With Asian American and Pacific Islander Heritage Month almost upon us, here are two up-and-coming releases for your adventurous mid dle-grade readers! Momo Arashima actually can see a fox wearing pants and dancing in the school yard. MisaSugiura’s, “Momo Arashima Steals the Sword of the Wind” is a witty, fast-paced adventure that skillfully immerses the reader in Japanese mythology. Momo encounters a murderous shikome, a ghost crab army and talking mice, all while having genuine conversations about middle school social dynamics. Hey, even popular kids have feelings, and those popular kids may grow to realize that others have feelings too. With the same pacing and narrative style as “Percy Jackson and the Lightning Thief,” Sugiura keeps the reader engaged with a cliffhanger per punchy chapter. The trio of main characters gel together throughout their journey without losing any of those youthful imperfections that make them so charming.
In “Lei and the Fire Goddess,” by Malia Maunakea, Anna Leilani Kama’ehu is garnering folktales from her grandmother, or Tutu. While spending summer vacation in Hawaii, Anna/Lei straddles two cultures and two names to her increasing frustration. But then Tutu’s folktales come to life. Author Maunakea excels at depicting Anna’s fascinating dive into her own mythological heritage interspersed with a middle schooler’s vocabulary of pop-culture references (including a cheeky nod to Disney’s Moana). Completing tasks in and around a mystical volcano, learning hula, and entertaining a “mo’o,” Anna races to pacify the goddess Pele and rescue her friend, and along the way centers herself inside her family’s stories.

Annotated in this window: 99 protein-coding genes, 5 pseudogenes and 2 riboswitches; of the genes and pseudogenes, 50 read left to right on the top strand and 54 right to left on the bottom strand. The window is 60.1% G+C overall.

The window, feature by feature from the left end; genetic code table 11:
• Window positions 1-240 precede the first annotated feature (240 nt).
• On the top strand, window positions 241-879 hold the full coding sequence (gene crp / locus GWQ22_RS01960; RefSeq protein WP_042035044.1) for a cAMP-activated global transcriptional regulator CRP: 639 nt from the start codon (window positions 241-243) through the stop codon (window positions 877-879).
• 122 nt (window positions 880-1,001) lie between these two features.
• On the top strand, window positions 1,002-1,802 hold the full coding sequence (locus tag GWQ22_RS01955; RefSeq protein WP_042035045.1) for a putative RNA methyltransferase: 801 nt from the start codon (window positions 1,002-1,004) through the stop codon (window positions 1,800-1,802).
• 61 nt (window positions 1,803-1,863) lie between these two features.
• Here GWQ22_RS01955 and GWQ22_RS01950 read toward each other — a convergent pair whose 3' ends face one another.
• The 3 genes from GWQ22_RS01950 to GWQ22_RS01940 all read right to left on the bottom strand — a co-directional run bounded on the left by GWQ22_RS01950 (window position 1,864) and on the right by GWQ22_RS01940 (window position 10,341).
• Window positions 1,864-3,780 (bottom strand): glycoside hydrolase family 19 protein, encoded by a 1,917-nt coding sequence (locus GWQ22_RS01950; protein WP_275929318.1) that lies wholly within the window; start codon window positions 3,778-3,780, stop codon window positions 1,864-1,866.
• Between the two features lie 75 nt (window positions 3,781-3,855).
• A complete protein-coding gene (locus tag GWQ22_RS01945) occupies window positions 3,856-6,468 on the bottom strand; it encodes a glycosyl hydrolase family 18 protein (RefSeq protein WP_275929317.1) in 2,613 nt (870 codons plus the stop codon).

For those young readers interested in myth and still finding a sense of self, these two books will be both good entertainment and good examples. Let me know what you think of the books! Drop me a line @dorothy.megan and tag @atx_family with your reading updates.
Dorothy Bennett is a writer and artist in Austin, TX where she runs a creative agency with her husband.